Dana Tomlinson: Day 4, March 4, 2002


NOAA Teacher at Sea

Dana Tomlinson

Aboard NOAA Ship Ka’imimoana

March 1 – 27, 2002

Date: Monday, March 4, 2002

Latitude: 20 N
Longitude: 112 W
Seas: 4-7 ft.
Visibility: unrestricted
Weather: partly cloudy
Sea Surface Temp: 60-68 F
Winds: NE 13-18
Air Temp: 78/65 F

Happy Monday, all! And a very happy one it is out here. Last night, at sundown, we actually saw the elusive “green flash” at sunset. Personally, I think it’s a bit overrated! It was my first time seeing it and I expected a mini-St. Patrick’s Day explosion and got a little bitty green line on the horizon. Poof.

Anyway, today was another beautiful day in paradise. Since we are now south of the tip of Baja California, the weather is much balmier. I am thankful for the breeze the ship creates! We have 2 more days of transit before we encounter our first buoy and the scientists and crew are spending our days preparing for that.

Today, I received training in how to do a CTD line cast. CTD stands for Conductivity Temperature Depth. And those three things are what this machine measures – at depths of up to 1000 meters! These measurements are taken every 6 hours round the clock from the time we reach 12 degrees north latitude, which will be on Wednesday. There is a survey technician on board who does this, but to give her a break, some of us have volunteered to learn how to do it to relieve her once in a while. It involves computer operation as well as manually setting the instrumentation on the device (which is taller than my 5’8″ and much heavier). After setting the tubes to catch the water, it is deployed over the side by a winch and lowered to the desired depth. Then one of the 15 or so tubes on the device are tripped closed at the depths you desire on the way up. Once at the surface again, the water is removed from the machine into bottles and it’s on to the laboratory (on board) for testing. Fascinating. I can’t wait to be involved (see pictures in photo album 3).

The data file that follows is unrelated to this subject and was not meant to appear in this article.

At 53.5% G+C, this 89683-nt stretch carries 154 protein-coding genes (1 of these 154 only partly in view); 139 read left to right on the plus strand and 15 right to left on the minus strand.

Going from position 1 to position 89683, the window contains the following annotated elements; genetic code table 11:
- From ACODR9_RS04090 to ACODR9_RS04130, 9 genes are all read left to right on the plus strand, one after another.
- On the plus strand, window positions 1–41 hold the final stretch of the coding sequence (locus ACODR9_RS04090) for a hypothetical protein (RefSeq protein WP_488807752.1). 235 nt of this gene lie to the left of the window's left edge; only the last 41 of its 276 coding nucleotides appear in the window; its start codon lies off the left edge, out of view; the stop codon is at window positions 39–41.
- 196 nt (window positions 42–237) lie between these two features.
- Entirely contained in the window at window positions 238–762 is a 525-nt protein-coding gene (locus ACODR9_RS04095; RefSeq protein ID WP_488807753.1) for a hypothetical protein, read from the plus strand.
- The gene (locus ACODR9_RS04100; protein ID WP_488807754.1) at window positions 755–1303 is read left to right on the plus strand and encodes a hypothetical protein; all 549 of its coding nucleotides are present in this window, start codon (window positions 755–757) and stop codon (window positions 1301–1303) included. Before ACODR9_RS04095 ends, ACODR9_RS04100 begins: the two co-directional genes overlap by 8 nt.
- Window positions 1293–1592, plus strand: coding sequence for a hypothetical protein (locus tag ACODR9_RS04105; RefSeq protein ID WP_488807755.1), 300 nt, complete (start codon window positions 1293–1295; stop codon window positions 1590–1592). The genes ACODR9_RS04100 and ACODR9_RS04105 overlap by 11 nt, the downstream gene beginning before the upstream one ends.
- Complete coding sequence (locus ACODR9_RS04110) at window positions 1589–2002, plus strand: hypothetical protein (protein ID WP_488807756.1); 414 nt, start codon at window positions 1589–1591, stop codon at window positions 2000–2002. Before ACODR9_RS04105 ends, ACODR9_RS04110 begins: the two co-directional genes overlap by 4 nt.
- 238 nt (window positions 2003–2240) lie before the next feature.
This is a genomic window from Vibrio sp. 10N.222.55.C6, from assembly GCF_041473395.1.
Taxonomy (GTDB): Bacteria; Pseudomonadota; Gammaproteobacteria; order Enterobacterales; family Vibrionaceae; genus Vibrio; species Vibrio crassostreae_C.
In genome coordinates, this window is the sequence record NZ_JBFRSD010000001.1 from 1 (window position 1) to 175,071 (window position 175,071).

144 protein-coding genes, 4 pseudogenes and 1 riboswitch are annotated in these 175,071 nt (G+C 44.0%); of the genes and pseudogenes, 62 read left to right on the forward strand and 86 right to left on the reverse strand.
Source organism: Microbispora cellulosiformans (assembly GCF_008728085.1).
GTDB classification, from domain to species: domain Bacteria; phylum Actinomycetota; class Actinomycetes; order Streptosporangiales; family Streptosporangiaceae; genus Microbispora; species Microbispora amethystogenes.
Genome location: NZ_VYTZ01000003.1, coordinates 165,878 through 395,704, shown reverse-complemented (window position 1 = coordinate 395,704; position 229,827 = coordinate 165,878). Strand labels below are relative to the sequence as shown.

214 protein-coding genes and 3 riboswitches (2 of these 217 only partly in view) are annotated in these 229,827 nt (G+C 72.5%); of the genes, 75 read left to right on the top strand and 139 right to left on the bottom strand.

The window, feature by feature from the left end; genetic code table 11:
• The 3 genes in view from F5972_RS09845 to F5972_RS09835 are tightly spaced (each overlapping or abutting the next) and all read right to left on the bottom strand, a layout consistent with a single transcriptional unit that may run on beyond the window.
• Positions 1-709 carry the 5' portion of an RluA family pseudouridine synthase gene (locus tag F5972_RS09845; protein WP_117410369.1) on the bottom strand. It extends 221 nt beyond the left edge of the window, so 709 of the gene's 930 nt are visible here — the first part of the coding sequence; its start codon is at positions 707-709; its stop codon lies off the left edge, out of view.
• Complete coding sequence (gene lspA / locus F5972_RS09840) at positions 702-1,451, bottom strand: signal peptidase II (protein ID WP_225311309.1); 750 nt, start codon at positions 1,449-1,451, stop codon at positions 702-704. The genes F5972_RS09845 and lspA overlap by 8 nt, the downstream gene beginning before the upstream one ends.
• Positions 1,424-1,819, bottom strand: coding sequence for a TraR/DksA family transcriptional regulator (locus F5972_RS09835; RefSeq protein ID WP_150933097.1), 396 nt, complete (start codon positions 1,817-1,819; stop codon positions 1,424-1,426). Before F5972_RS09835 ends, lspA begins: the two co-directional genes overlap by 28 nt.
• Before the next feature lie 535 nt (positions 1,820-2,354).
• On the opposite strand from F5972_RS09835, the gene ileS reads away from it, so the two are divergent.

Question of the Day: I’m going to make this a regular daily feature. The first person to get back to me will be mentioned in a future log. Today’s question: What is an anemometer? (There are several on board that will be deployed on the voyage.)

Answer of the Day: On Day 2, I asked what my #2 and #3 questions that people had asked me before I left San Diego were. Can’t tell you yet, because no one’s asked (or guessed)! Come on – any takers out there?

Til tomorrow, aloha! 🙂
Dana

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